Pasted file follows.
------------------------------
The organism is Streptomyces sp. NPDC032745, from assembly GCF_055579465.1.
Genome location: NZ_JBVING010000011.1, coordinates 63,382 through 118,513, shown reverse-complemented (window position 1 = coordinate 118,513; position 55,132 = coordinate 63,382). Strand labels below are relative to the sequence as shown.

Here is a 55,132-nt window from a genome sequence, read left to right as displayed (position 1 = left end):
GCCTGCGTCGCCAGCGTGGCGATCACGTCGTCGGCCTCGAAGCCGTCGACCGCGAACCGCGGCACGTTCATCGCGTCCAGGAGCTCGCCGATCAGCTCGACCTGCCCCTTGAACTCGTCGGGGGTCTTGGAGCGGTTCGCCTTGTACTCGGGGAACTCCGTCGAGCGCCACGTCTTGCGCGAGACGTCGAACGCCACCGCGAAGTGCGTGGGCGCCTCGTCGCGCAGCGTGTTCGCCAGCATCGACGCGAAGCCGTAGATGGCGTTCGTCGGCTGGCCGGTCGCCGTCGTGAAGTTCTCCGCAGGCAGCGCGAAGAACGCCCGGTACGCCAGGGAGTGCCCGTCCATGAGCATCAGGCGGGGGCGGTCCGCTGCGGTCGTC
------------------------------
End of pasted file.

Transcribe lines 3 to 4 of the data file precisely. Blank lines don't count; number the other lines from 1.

Here is a 55,132-nt window from a genome sequence, read left to right as displayed (position 1 = left end):
GCCTGCGTCGCCAGCGTGGCGATCACGTCGTCGGCCTCGAAGCCGTCGACCGCGAACCGCGGCACGTTCATCGCGTCCAGGAGCTCGCCGATCAGCTCGACCTGCCCCTTGAACTCGTCGGGGGTCTTGGAGCGGTTCGCCTTGTACTCGGGGAACTCCGTCGAGCGCCACGTCTTGCGCGAGACGTCGAACGCCACCGCGAAGTGCGTGGGCGCCTCGTCGCGCAGCGTGTTCGCCAGCATCGACGCGAAGCCGTAGATGGCGTTCGTCGGCTGGCCGGTCGCCGTCGTGAAGTTCTCCGCAGGCAGCGCGAAGAACGCCCGGTACGCCAGGGAGTGCCCGTCCATGAGCATCAGGCGGGGGCGGTCCGCTGCGGTCGTC